How to Write and Edit an Argumentative Essay Like a Pro?
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Students write a tremendous variety of academic papers. Most of them are essays of all types. Each type has a different purpose, and so you always have to consider all the peculiarities. One of the common and pretty challenging essays types is an argumentative essay. It requires a lot of time, strength, and knowledge to be completed properly. Sometimes, students cannot choose even a good topic for this essay type.
Of course, the best argumentative essay topics can be generated thanks to good examples. You can easily find the lists of popular topic ideas for an argumentative essay. Thus, you will solve one of the typical hardships. Yet, there are a lot more. That is why we have prepared this useful guide. It offers the top tips, which show how to write and edit an argumentative essay like a pro.
Clarify the Guidelines
The first thing you should do is to figure out the purpose and other demands of your assignment. An argumentative essay makes the author take a certain position concerning a certain issue. You should choose a strong argument that will convince your readers that your standpoint is correct. The task is surely complex, and you ought to take it seriously.
Select a Good Topic and Research It
Your second step is focused on the selection of a good topic. It is not that easy to always choose the right topics for this essay type, as well as for a case study, lab report, research paper, speech, and other pieces of writing. If you really want to define a great topic to cover, make sure it:
- Is relevant;
- Focuses on a vital issue;
- Is helpful;
- Can solve the issue’
- Is interesting for the target audience.
Brainstorm all the possible concepts related to the anticipated topic. Study the current trends in the industry, create a list of options, and focus on a pretty narrow question. No matter how good the anticipated titles may be, you should not believe that everything is done once you select one concept. Perhaps you will not find enough materials and proof to disclose the topic. Many students faced this issue and were forced to remake the topic or even change it entirely.
Make an Outline
A good outline is the best organizer of the writing process. It unites all the facts you intend to mention in your paper, sets deadlines, and explains what must be done in every section. Here is an approximate sample of a good outline:
- Introduction. The implementation of general facts and a thesis statement. Starting with an anecdote or quotation. 15 minutes.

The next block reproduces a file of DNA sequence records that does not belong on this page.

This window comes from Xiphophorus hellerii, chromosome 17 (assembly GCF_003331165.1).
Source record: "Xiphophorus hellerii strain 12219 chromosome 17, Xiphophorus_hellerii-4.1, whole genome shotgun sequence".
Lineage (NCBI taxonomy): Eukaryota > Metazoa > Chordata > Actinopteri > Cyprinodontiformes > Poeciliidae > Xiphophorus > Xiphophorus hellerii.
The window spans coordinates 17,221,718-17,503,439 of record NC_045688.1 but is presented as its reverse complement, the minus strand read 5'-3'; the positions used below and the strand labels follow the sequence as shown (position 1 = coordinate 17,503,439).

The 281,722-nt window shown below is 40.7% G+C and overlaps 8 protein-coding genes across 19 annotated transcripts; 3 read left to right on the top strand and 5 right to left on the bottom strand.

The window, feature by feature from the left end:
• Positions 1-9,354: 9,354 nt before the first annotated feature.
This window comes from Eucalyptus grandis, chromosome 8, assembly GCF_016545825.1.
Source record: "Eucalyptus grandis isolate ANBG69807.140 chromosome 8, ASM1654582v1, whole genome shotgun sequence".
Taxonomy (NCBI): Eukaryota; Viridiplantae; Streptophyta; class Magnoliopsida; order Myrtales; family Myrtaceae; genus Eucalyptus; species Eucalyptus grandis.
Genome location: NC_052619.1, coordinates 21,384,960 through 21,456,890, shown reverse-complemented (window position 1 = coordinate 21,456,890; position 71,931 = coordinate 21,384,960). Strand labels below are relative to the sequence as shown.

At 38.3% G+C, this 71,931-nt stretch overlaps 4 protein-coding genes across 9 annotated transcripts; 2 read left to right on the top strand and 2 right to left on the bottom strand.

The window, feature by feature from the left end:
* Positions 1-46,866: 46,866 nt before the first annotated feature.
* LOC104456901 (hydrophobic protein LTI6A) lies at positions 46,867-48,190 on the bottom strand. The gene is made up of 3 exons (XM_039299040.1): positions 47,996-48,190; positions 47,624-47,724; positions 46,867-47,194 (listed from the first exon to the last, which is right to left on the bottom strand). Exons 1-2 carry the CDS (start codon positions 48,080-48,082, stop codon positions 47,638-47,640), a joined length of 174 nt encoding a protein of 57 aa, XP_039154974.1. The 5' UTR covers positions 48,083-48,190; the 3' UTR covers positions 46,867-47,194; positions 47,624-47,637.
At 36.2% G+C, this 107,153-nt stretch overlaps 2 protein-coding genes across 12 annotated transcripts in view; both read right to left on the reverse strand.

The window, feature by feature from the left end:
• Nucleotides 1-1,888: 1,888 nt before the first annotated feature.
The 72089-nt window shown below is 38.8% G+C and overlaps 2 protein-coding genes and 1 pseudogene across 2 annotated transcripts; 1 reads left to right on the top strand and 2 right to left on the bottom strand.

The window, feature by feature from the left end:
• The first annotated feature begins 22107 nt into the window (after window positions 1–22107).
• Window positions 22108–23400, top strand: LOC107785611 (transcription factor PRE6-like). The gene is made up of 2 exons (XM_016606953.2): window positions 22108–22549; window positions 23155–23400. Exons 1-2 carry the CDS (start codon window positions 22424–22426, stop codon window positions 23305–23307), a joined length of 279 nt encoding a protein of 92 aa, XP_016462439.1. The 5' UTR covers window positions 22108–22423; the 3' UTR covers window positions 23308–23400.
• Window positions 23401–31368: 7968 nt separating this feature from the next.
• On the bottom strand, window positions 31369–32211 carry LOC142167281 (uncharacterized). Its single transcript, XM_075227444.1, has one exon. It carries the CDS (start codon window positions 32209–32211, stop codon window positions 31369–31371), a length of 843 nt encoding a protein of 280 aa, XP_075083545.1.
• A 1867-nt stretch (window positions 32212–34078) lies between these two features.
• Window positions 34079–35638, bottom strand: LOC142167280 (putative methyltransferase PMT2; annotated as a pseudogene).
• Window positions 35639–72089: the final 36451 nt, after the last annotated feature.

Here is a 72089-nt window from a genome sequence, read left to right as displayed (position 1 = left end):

- Main body. The development of the thesis statement, adding examples, and explanations. One sub-thesis per paragraph. 50 minutes.
- Conclusion. Summing up the main points, restating the thesis statement, and interpreting the outcomes. 15 minutes.
- Editing. Checking the flow, lexicon, voice, tone, and style. Reviewing it 2 times. 30 minutes.
Of course, the details and deadlines differ from one case to another. Everything depends on your writing and learning styles. You are free to adjust this outline sample according to your needs and talents to use it effectively.
Start to Write
Once you have passed the preliminary stage, begin to write. We highly recommend writing about 2-3 drafts. The more you write, the better chances you will have to notice and correct all the drawbacks.
The first draft may be quite messy. Just write down all the ideas and facts about the topic that you have managed to find. The second draft ought to unite all those concepts into a logical sequence of events. The story must be whole and consistent. The third draft can be written if you are still not sure whether everything fits well together.
Now, we have come to the edition stage. It focuses on the logical structure and sequence of events in your paper. Let’s check what should be reviewed.
It is vital to make the story logical. It must be persuasive, but never discursive. Do not confuse your readers with unnecessary facts or too many repetitions. You are expected to present a logical story with a clear structure. Here are a few tips to consider:
- Don’t cram it. Many students try to cram several vital points into a single paragraph. It is a great mistake and editing helps to avoid it. Make sure one paragraph covers only one sub-thesis. Otherwise, your paper will be a real mess.
- Don’t over-explain. Explain each phenomenon or term only once per text. Don’t waste the space in the text!
- Make smooth transitions. You should never make abrupt transitions from one issue to another. Make them slight and logical.
Be sure you have chosen the right lexicon. There are certain parts of the language that shouldn’t be used or should be minimized. These are:
- Technical terms;
- Acronyms, etc.
As we have mentioned the word choice, you should also take into account the number of words. You may be assigned a 500-word, 750-word, 1000-word essay, and so on. Make sure you know the permitted size.
The Grammatical Voice
Pay attention to the grammatical voice of the argumentative essay. It is always better to use the active voice for every essay type. It needs fewer words and uses dynamic words. Just compare two opposite voices:
- Active voice: I did the job.
- Passive voice: The job was done by me.
- The first example is livelier.
Finally, give heed to the length of every part of your essay. It is vital to write short sentences and make short paragraphs. This length is more readable and comprehensive. If you write too long sentences and paragraphs, your readers may find your paper boring and hard to understand.
It’s not that hard to write an argumentative essay if you’re armed with the right
information. Use the writing and editing tips, which were given in this article. They are universal to suit any topic you disclose.